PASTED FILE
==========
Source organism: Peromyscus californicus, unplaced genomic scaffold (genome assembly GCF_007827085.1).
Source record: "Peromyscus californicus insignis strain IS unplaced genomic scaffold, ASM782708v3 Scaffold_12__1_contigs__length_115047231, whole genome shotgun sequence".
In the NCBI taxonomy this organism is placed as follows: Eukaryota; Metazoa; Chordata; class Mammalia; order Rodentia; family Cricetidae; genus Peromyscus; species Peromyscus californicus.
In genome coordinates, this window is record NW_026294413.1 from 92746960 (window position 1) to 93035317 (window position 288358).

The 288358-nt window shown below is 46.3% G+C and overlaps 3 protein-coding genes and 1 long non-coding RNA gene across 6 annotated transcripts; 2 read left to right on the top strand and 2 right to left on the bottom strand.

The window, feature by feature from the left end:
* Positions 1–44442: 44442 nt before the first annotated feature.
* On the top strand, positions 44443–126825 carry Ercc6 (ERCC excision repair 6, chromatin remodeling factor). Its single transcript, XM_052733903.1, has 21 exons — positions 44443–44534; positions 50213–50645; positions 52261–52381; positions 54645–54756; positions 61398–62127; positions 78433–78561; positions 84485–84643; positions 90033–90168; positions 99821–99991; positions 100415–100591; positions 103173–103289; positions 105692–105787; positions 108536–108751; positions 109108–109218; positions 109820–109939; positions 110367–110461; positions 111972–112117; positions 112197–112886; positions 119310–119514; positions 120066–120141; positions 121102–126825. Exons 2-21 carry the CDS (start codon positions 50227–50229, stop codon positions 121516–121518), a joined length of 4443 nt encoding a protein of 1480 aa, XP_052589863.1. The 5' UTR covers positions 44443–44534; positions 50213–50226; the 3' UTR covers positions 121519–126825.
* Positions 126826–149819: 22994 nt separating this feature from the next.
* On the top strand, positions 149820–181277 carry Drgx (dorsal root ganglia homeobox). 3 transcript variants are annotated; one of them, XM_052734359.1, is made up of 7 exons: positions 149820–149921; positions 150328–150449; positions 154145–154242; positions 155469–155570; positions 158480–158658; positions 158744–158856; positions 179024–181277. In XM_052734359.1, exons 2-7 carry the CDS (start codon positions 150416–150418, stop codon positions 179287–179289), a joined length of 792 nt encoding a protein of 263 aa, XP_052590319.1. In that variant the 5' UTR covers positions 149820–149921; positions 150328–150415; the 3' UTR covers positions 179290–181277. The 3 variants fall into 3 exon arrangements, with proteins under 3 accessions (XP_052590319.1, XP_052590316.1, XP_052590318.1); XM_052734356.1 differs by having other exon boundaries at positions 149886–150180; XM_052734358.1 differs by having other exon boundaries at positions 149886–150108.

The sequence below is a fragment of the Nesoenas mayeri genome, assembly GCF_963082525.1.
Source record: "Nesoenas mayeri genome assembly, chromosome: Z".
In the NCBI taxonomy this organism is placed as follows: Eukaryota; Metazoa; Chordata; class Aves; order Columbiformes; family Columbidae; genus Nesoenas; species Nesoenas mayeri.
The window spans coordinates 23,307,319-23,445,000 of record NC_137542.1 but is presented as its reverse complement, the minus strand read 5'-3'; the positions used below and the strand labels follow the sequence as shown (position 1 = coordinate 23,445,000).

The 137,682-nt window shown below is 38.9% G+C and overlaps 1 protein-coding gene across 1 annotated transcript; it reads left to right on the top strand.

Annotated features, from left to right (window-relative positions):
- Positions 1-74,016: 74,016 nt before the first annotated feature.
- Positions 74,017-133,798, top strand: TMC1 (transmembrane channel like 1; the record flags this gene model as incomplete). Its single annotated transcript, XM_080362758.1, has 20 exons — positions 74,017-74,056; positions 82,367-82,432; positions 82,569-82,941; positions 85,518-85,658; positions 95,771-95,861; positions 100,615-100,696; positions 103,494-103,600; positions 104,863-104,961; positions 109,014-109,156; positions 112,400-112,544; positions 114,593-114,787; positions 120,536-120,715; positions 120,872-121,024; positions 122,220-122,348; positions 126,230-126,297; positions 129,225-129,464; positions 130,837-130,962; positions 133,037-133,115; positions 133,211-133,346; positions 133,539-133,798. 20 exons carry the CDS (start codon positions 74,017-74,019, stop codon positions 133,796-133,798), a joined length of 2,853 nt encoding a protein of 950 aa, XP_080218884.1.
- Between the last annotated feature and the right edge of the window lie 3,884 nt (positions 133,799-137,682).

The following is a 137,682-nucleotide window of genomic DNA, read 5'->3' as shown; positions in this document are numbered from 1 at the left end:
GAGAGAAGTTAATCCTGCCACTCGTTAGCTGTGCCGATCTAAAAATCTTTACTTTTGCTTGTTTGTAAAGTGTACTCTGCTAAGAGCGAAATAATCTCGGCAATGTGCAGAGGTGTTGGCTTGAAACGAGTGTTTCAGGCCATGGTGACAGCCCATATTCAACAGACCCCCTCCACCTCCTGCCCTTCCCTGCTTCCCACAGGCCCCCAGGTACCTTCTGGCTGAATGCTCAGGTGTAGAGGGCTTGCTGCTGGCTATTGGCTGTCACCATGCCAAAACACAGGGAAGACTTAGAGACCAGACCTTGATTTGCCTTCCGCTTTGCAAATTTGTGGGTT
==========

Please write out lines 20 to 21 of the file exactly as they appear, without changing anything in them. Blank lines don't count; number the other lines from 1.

The following is a 137,682-nucleotide window of genomic DNA, read 5'->3' as shown; positions in this document are numbered from 1 at the left end:
GAGAGAAGTTAATCCTGCCACTCGTTAGCTGTGCCGATCTAAAAATCTTTACTTTTGCTTGTTTGTAAAGTGTACTCTGCTAAGAGCGAAATAATCTCGGCAATGTGCAGAGGTGTTGGCTTGAAACGAGTGTTTCAGGCCATGGTGACAGCCCATATTCAACAGACCCCCTCCACCTCCTGCCCTTCCCTGCTTCCCACAGGCCCCCAGGTACCTTCTGGCTGAATGCTCAGGTGTAGAGGGCTTGCTGCTGGCTATTGGCTGTCACCATGCCAAAACACAGGGAAGACTTAGAGACCAGACCTTGATTTGCCTTCCGCTTTGCAAATTTGTGGGTT